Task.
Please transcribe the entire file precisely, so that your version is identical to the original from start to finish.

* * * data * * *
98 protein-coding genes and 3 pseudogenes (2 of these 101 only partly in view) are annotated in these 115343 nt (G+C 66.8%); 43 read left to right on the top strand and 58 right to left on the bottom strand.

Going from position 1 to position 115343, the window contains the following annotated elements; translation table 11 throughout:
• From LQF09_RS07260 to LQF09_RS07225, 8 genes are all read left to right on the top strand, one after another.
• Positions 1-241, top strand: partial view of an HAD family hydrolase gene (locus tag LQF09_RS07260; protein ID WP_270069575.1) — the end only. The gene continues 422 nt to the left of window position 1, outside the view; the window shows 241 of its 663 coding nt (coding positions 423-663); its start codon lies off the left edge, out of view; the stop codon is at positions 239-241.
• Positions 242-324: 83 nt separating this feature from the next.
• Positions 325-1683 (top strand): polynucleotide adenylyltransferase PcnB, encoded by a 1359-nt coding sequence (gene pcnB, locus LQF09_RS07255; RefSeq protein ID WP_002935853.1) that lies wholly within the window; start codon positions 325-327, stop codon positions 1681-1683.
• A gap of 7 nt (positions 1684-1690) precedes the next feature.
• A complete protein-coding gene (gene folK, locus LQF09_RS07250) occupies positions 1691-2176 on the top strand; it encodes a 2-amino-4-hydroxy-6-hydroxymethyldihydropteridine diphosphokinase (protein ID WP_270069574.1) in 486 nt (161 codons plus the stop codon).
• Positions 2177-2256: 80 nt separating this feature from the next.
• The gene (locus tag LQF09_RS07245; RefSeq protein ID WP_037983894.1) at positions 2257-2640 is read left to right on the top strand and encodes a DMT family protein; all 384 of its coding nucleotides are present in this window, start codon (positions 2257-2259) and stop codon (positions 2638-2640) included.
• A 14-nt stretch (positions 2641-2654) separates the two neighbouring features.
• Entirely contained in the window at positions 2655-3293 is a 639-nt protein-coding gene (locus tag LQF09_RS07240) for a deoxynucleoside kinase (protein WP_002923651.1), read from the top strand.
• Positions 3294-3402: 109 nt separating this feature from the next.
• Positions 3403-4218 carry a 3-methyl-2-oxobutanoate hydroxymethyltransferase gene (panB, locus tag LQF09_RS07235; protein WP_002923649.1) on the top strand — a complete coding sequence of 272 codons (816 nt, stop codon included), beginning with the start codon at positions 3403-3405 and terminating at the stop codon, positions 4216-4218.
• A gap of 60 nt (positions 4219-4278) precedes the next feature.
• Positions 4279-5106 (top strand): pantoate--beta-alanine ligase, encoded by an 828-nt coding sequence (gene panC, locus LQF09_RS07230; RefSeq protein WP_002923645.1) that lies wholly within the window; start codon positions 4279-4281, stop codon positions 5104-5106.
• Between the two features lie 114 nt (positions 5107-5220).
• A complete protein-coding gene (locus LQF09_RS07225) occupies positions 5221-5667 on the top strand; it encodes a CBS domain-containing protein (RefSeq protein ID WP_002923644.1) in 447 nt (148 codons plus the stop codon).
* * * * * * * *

98 protein-coding genes and 3 pseudogenes (2 of these 101 only partly in view) are annotated in these 115343 nt (G+C 66.8%); 43 read left to right on the top strand and 58 right to left on the bottom strand.

Going from position 1 to position 115343, the window contains the following annotated elements; translation table 11 throughout:
• From LQF09_RS07260 to LQF09_RS07225, 8 genes are all read left to right on the top strand, one after another.
• Positions 1-241, top strand: partial view of an HAD family hydrolase gene (locus tag LQF09_RS07260; protein ID WP_270069575.1) — the end only. The gene continues 422 nt to the left of window position 1, outside the view; the window shows 241 of its 663 coding nt (coding positions 423-663); its start codon lies off the left edge, out of view; the stop codon is at positions 239-241.
• Positions 242-324: 83 nt separating this feature from the next.
• Positions 325-1683 (top strand): polynucleotide adenylyltransferase PcnB, encoded by a 1359-nt coding sequence (gene pcnB, locus LQF09_RS07255; RefSeq protein ID WP_002935853.1) that lies wholly within the window; start codon positions 325-327, stop codon positions 1681-1683.
• A gap of 7 nt (positions 1684-1690) precedes the next feature.
• A complete protein-coding gene (gene folK, locus LQF09_RS07250) occupies positions 1691-2176 on the top strand; it encodes a 2-amino-4-hydroxy-6-hydroxymethyldihydropteridine diphosphokinase (protein ID WP_270069574.1) in 486 nt (161 codons plus the stop codon).
• Positions 2177-2256: 80 nt separating this feature from the next.
• The gene (locus tag LQF09_RS07245; RefSeq protein ID WP_037983894.1) at positions 2257-2640 is read left to right on the top strand and encodes a DMT family protein; all 384 of its coding nucleotides are present in this window, start codon (positions 2257-2259) and stop codon (positions 2638-2640) included.
• A 14-nt stretch (positions 2641-2654) separates the two neighbouring features.
• Entirely contained in the window at positions 2655-3293 is a 639-nt protein-coding gene (locus tag LQF09_RS07240) for a deoxynucleoside kinase (protein WP_002923651.1), read from the top strand.
• Positions 3294-3402: 109 nt separating this feature from the next.
• Positions 3403-4218 carry a 3-methyl-2-oxobutanoate hydroxymethyltransferase gene (panB, locus tag LQF09_RS07235; protein WP_002923649.1) on the top strand — a complete coding sequence of 272 codons (816 nt, stop codon included), beginning with the start codon at positions 3403-3405 and terminating at the stop codon, positions 4216-4218.
• A gap of 60 nt (positions 4219-4278) precedes the next feature.
• Positions 4279-5106 (top strand): pantoate--beta-alanine ligase, encoded by an 828-nt coding sequence (gene panC, locus LQF09_RS07230; RefSeq protein WP_002923645.1) that lies wholly within the window; start codon positions 4279-4281, stop codon positions 5104-5106.
• Between the two features lie 114 nt (positions 5107-5220).
• A complete protein-coding gene (locus LQF09_RS07225) occupies positions 5221-5667 on the top strand; it encodes a CBS domain-containing protein (RefSeq protein ID WP_002923644.1) in 447 nt (148 codons plus the stop codon).